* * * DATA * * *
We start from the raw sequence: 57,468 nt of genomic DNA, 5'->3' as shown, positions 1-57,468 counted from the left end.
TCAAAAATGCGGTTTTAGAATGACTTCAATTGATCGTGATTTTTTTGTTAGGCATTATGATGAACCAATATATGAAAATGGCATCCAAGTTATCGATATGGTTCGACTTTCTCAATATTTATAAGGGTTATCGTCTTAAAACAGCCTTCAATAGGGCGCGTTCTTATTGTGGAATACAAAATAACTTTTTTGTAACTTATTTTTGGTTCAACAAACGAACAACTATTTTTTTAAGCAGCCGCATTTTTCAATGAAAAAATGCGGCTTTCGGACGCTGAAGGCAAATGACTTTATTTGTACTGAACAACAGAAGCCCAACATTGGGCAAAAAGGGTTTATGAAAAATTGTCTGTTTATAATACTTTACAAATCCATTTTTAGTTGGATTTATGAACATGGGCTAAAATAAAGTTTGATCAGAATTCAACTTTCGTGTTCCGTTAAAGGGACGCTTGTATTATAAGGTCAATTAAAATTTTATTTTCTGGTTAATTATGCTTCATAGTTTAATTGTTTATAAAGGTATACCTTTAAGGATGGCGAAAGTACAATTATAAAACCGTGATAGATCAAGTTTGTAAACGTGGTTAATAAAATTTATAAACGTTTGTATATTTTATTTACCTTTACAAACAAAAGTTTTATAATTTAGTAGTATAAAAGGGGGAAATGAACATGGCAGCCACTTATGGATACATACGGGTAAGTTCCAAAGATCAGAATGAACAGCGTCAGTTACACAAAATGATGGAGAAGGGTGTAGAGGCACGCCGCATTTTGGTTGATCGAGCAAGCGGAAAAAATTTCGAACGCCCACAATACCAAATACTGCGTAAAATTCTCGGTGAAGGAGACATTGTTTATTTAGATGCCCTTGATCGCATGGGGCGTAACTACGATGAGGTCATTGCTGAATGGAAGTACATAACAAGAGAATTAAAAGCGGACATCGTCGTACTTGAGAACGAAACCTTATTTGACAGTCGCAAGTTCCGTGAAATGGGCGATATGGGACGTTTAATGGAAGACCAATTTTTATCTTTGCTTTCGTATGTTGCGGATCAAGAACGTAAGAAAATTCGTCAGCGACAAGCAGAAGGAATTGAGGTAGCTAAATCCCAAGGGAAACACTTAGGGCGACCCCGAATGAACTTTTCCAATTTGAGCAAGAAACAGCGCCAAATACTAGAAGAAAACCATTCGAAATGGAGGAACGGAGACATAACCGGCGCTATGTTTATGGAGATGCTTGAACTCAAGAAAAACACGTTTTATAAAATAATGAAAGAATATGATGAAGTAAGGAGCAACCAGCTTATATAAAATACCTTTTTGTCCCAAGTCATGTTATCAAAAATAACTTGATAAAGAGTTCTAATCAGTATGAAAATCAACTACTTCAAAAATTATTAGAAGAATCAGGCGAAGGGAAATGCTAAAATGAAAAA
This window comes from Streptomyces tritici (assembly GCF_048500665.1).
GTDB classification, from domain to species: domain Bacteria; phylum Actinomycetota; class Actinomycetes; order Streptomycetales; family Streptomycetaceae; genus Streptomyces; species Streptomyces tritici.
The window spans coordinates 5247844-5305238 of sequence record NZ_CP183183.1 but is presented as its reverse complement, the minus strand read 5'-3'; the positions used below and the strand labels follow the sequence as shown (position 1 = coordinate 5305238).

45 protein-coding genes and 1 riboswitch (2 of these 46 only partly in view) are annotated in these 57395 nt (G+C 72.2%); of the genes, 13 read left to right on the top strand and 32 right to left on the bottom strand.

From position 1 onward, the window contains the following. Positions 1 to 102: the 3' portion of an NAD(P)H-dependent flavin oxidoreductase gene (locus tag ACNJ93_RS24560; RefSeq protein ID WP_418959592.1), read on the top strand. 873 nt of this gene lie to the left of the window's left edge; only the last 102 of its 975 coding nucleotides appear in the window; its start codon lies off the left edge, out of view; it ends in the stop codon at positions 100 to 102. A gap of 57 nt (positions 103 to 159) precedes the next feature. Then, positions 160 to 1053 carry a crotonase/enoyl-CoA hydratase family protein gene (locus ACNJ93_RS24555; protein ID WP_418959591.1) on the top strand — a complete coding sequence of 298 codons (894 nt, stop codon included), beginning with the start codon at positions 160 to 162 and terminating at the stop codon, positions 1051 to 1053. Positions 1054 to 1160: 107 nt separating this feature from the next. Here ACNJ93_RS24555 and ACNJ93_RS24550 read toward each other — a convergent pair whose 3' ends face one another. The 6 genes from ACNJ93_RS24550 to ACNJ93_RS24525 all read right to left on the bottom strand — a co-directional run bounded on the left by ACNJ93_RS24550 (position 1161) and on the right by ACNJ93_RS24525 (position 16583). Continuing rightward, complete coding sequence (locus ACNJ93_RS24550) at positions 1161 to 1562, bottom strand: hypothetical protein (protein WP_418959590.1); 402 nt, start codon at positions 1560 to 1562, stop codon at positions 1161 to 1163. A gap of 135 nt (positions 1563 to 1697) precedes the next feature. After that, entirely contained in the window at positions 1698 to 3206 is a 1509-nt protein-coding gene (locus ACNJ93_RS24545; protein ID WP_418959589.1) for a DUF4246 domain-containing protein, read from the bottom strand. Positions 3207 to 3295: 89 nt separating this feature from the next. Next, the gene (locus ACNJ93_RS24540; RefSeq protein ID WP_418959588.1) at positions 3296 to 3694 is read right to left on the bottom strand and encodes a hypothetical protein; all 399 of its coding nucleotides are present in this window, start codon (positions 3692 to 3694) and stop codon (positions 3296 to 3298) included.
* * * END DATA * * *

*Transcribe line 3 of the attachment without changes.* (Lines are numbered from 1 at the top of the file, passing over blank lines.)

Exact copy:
This window comes from Streptomyces tritici (assembly GCF_048500665.1).